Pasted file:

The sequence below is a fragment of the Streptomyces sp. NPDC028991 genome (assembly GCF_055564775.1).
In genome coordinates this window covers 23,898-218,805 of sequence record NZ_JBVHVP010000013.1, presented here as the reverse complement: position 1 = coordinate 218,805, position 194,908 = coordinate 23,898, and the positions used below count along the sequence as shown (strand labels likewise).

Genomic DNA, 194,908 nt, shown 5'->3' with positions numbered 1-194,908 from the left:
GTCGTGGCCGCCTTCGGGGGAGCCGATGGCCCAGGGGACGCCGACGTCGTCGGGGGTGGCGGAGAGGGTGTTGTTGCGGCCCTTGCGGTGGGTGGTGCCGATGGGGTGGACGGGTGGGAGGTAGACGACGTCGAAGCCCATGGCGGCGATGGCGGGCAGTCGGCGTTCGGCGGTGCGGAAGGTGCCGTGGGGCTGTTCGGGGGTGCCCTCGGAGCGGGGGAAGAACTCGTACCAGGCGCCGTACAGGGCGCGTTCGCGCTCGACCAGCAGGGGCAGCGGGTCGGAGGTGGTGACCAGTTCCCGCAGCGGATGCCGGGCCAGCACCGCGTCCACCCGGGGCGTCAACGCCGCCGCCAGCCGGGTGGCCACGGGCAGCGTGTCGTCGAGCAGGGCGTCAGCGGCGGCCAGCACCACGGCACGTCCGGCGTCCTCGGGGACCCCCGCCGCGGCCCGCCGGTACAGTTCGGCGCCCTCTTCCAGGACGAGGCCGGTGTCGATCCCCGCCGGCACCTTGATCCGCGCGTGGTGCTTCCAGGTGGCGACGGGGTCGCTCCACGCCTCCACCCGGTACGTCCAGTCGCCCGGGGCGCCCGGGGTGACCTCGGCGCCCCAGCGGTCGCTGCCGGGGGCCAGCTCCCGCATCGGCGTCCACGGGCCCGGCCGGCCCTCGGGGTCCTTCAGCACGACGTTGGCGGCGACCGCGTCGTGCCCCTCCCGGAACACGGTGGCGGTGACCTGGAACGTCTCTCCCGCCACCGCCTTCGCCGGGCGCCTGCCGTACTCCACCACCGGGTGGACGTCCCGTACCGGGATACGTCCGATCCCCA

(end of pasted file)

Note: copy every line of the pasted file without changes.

The sequence below is a fragment of the Streptomyces sp. NPDC028991 genome (assembly GCF_055564775.1).
In genome coordinates this window covers 23,898-218,805 of sequence record NZ_JBVHVP010000013.1, presented here as the reverse complement: position 1 = coordinate 218,805, position 194,908 = coordinate 23,898, and the positions used below count along the sequence as shown (strand labels likewise).

Genomic DNA, 194,908 nt, shown 5'->3' with positions numbered 1-194,908 from the left:
GTCGTGGCCGCCTTCGGGGGAGCCGATGGCCCAGGGGACGCCGACGTCGTCGGGGGTGGCGGAGAGGGTGTTGTTGCGGCCCTTGCGGTGGGTGGTGCCGATGGGGTGGACGGGTGGGAGGTAGACGACGTCGAAGCCCATGGCGGCGATGGCGGGCAGTCGGCGTTCGGCGGTGCGGAAGGTGCCGTGGGGCTGTTCGGGGGTGCCCTCGGAGCGGGGGAAGAACTCGTACCAGGCGCCGTACAGGGCGCGTTCGCGCTCGACCAGCAGGGGCAGCGGGTCGGAGGTGGTGACCAGTTCCCGCAGCGGATGCCGGGCCAGCACCGCGTCCACCCGGGGCGTCAACGCCGCCGCCAGCCGGGTGGCCACGGGCAGCGTGTCGTCGAGCAGGGCGTCAGCGGCGGCCAGCACCACGGCACGTCCGGCGTCCTCGGGGACCCCCGCCGCGGCCCGCCGGTACAGTTCGGCGCCCTCTTCCAGGACGAGGCCGGTGTCGATCCCCGCCGGCACCTTGATCCGCGCGTGGTGCTTCCAGGTGGCGACGGGGTCGCTCCACGCCTCCACCCGGTACGTCCAGTCGCCCGGGGCGCCCGGGGTGACCTCGGCGCCCCAGCGGTCGCTGCCGGGGGCCAGCTCCCGCATCGGCGTCCACGGGCCCGGCCGGCCCTCGGGGTCCTTCAGCACGACGTTGGCGGCGACCGCGTCGTGCCCCTCCCGGAACACGGTGGCGGTGACCTGGAACGTCTCTCCCGCCACCGCCTTCGCCGGGCGCCTGCCGTACTCCACCACCGGGTGGACGTCCCGTACCGGGATACGTCCGATCCCCA